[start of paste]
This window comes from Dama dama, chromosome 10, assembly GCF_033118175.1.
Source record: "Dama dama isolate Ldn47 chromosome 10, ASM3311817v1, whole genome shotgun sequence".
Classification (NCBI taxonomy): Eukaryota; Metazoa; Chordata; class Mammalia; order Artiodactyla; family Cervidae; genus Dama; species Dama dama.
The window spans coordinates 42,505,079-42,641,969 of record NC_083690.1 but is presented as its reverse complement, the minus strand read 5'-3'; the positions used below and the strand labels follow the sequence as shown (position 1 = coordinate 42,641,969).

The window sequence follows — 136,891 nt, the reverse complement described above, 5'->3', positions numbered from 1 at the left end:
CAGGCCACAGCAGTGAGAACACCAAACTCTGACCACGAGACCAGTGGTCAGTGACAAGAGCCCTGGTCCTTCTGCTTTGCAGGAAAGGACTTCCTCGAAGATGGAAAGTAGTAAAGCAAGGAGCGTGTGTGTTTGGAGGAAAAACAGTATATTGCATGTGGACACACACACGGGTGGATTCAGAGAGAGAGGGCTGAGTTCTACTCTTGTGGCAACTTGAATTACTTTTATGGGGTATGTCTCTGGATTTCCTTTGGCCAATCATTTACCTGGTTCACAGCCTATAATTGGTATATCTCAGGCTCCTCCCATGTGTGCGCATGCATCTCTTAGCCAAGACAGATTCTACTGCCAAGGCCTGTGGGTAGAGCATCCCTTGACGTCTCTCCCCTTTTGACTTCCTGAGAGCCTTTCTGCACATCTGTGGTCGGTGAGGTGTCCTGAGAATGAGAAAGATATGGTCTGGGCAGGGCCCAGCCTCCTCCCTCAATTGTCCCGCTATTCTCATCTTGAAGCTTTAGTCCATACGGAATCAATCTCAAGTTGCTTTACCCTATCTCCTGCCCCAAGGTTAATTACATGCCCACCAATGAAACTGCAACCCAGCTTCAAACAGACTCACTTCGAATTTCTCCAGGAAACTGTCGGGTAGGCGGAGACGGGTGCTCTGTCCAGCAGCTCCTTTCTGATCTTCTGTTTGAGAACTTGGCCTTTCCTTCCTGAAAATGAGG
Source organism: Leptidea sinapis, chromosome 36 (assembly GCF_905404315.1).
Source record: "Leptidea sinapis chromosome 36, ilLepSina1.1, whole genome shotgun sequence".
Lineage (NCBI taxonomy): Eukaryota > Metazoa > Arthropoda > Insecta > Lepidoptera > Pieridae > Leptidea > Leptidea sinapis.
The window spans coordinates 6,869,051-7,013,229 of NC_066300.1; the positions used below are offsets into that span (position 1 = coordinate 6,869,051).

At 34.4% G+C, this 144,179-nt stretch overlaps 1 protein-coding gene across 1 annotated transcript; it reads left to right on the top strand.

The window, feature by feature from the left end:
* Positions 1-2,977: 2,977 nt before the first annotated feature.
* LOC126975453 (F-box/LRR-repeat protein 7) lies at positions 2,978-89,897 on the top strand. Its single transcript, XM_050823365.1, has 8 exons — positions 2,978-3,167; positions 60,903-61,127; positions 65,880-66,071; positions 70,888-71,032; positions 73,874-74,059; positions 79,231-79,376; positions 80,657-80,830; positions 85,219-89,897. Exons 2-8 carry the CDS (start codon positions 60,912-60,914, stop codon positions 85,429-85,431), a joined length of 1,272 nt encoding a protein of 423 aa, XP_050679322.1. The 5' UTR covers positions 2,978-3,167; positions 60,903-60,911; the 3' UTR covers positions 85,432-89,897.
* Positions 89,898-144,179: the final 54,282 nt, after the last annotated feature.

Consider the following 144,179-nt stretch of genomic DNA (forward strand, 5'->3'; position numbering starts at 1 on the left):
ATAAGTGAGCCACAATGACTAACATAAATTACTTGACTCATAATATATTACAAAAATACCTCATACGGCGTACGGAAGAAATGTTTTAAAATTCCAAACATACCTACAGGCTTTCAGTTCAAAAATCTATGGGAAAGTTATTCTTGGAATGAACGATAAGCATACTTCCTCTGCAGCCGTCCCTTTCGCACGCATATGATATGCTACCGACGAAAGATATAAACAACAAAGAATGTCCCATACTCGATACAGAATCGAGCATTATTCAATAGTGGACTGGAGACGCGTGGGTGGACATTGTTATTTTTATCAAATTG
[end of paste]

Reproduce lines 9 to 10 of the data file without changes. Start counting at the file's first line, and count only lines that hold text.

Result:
Lineage (NCBI taxonomy): Eukaryota > Metazoa > Arthropoda > Insecta > Lepidoptera > Pieridae > Leptidea > Leptidea sinapis.
The window spans coordinates 6,869,051-7,013,229 of NC_066300.1; the positions used below are offsets into that span (position 1 = coordinate 6,869,051).